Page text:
Deathcember (2019)

Deathcember (I saw the version split into two films)
Part of: /slash Filmfestival Christmas screening
Seen on: 19.12.2019

Deathcember is an advent calendar in movie form, giving us 24 (plus some extra) Christmas-themed films to count down until Christmas. The films vary in style and tone, but they are all filled with (a) holiday spirit.

As with most anthologies, Deathcember has some clear winners and a few that were not for me (with the former being more present in the first volume and the latter more in the second volume), but I assume that the favorites and unfavorites will vary from person to person. It was definitely nice that they included more than the usual token female director (although there could have been more people of color involved). I was a little worried that so many short films in less than three hours would get a little too much, but it was surprisingly not-exhausting (I was glad that they showed the version split into two volumes). In short, it was a very fun evening. There are definitely worse ways to pass time during the holiday season.

After the jump, I talk about each of the segments individually. If you prefer to be surprised what’s behind those doors, you probably shouldn’t continue. But I won’t give away spoilers.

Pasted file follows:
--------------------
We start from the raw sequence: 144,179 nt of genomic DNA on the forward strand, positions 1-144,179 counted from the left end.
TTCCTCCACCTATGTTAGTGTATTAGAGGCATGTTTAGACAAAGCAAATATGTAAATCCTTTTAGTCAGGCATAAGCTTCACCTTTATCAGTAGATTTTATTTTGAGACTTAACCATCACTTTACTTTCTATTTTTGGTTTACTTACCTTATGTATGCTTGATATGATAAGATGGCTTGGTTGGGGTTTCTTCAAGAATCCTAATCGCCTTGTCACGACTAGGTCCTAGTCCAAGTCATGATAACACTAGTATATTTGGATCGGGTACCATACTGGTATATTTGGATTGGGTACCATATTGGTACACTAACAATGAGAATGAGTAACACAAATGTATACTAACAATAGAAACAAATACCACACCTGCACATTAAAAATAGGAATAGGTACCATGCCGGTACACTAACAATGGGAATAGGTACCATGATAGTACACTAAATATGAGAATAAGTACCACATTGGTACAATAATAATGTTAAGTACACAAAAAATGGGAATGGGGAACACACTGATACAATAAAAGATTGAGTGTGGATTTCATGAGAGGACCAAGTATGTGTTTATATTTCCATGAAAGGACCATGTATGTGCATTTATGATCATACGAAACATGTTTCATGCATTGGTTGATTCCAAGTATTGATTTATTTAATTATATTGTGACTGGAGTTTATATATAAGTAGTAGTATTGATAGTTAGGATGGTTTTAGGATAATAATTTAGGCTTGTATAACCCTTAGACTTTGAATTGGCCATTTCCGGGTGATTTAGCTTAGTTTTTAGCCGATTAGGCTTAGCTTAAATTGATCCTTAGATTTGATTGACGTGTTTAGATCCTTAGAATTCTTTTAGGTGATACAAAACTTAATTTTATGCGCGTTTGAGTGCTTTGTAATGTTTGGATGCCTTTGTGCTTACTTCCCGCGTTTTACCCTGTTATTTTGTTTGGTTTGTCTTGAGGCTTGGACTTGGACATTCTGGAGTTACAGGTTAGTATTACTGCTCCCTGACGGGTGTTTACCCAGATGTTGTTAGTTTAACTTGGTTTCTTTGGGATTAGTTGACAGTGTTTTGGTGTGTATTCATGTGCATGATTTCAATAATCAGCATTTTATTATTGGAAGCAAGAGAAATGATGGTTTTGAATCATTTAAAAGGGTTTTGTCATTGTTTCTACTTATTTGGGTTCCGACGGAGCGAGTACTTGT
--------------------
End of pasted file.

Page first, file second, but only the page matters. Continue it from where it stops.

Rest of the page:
Continue reading

Ballad in Blood (2016)

Ballad in Blood
Director: Ruggero Deodato
Writer: Ruggero Deodato, Jacopo Mazzuoli, Angelo Orlando
Based on: the murder of Meredith Kercher
Cast: Carlotta Morelli, Gabriele Rossi, Edward Williams, Roger Garth, Ernesto Mahieux, Noemi Smorra
Part of: /slash Filmfestival
Seen on: 25.9.2016
[Review by cornholio.]

Plot:
After spending Halloween night partying, Lenka (Carlotta Morelli), Jacopo (Gabriele Rossi) and Duke (Edward Williams) wake up in Lenka’s apartment to find her roommate Elizabeth (Noemi Smorra). Still in a haze and barely able to piece together the events of the night before, the three of them try to figure out what happened.

Ballad in Blood was modelled after the Meredith Kercher murder, and then reworked so it was far enough from established facts that nobody would get sued. In a case like this one where everything has been unclear and sensationalized, this is already a problematic approach. It’s made worse by the fact that Deodato decided to go with the most misogynistic and sexist version of events possible.

Continue reading